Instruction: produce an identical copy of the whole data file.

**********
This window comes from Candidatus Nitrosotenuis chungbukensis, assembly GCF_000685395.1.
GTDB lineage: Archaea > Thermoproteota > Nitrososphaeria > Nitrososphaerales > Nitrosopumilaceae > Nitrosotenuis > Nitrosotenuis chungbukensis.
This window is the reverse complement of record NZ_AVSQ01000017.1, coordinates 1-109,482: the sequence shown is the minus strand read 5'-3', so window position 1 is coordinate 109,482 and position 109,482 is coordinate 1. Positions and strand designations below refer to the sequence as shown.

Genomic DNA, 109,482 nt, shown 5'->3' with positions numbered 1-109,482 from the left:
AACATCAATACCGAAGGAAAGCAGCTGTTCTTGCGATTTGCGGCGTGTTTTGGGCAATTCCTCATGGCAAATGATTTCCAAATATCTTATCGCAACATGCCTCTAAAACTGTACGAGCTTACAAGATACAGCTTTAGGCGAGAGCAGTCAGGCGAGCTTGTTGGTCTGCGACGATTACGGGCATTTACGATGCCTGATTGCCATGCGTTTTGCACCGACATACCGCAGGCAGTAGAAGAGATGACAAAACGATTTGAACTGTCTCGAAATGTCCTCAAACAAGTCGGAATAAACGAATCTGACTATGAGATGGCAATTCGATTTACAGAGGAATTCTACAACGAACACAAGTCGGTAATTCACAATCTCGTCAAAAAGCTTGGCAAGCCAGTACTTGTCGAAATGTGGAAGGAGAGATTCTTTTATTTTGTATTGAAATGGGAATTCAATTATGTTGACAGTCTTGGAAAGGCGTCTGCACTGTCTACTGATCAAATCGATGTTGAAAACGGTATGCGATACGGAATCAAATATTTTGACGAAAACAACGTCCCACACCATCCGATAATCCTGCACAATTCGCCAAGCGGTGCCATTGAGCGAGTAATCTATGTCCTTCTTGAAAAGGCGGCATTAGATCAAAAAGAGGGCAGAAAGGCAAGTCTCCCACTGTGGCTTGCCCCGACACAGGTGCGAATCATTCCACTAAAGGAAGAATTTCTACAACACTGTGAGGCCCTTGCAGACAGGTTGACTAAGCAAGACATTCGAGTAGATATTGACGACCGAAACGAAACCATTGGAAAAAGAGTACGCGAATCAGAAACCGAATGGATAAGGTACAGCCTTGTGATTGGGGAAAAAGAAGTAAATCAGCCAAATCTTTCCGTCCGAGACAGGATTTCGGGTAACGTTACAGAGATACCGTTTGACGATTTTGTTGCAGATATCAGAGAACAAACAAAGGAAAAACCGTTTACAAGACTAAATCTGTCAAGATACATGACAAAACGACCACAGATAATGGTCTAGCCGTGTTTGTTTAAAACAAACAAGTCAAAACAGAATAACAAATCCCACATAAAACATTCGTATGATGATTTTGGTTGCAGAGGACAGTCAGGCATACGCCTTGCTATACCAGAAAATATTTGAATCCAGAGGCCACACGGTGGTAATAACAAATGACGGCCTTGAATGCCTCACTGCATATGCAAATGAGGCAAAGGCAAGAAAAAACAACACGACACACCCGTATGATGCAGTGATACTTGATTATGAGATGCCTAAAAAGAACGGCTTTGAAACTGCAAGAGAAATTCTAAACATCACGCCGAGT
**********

This window comes from Candidatus Nitrosotenuis chungbukensis, assembly GCF_000685395.1.
GTDB lineage: Archaea > Thermoproteota > Nitrososphaeria > Nitrososphaerales > Nitrosopumilaceae > Nitrosotenuis > Nitrosotenuis chungbukensis.
This window is the reverse complement of record NZ_AVSQ01000017.1, coordinates 1-109,482: the sequence shown is the minus strand read 5'-3', so window position 1 is coordinate 109,482 and position 109,482 is coordinate 1. Positions and strand designations below refer to the sequence as shown.

Genomic DNA, 109,482 nt, shown 5'->3' with positions numbered 1-109,482 from the left:
AACATCAATACCGAAGGAAAGCAGCTGTTCTTGCGATTTGCGGCGTGTTTTGGGCAATTCCTCATGGCAAATGATTTCCAAATATCTTATCGCAACATGCCTCTAAAACTGTACGAGCTTACAAGATACAGCTTTAGGCGAGAGCAGTCAGGCGAGCTTGTTGGTCTGCGACGATTACGGGCATTTACGATGCCTGATTGCCATGCGTTTTGCACCGACATACCGCAGGCAGTAGAAGAGATGACAAAACGATTTGAACTGTCTCGAAATGTCCTCAAACAAGTCGGAATAAACGAATCTGACTATGAGATGGCAATTCGATTTACAGAGGAATTCTACAACGAACACAAGTCGGTAATTCACAATCTCGTCAAAAAGCTTGGCAAGCCAGTACTTGTCGAAATGTGGAAGGAGAGATTCTTTTATTTTGTATTGAAATGGGAATTCAATTATGTTGACAGTCTTGGAAAGGCGTCTGCACTGTCTACTGATCAAATCGATGTTGAAAACGGTATGCGATACGGAATCAAATATTTTGACGAAAACAACGTCCCACACCATCCGATAATCCTGCACAATTCGCCAAGCGGTGCCATTGAGCGAGTAATCTATGTCCTTCTTGAAAAGGCGGCATTAGATCAAAAAGAGGGCAGAAAGGCAAGTCTCCCACTGTGGCTTGCCCCGACACAGGTGCGAATCATTCCACTAAAGGAAGAATTTCTACAACACTGTGAGGCCCTTGCAGACAGGTTGACTAAGCAAGACATTCGAGTAGATATTGACGACCGAAACGAAACCATTGGAAAAAGAGTACGCGAATCAGAAACCGAATGGATAAGGTACAGCCTTGTGATTGGGGAAAAAGAAGTAAATCAGCCAAATCTTTCCGTCCGAGACAGGATTTCGGGTAACGTTACAGAGATACCGTTTGACGATTTTGTTGCAGATATCAGAGAACAAACAAAGGAAAAACCGTTTACAAGACTAAATCTGTCAAGATACATGACAAAACGACCACAGATAATGGTCTAGCCGTGTTTGTTTAAAACAAACAAGTCAAAACAGAATAACAAATCCCACATAAAACATTCGTATGATGATTTTGGTTGCAGAGGACAGTCAGGCATACGCCTTGCTATACCAGAAAATATTTGAATCCAGAGGCCACACGGTGGTAATAACAAATGACGGCCTTGAATGCCTCACTGCATATGCAAATGAGGCAAAGGCAAGAAAAAACAACACGACACACCCGTATGATGCAGTGATACTTGATTATGAGATGCCTAAAAAGAACGGCTTTGAAACTGCAAGAGAAATTCTAAACATCACGCCGAGT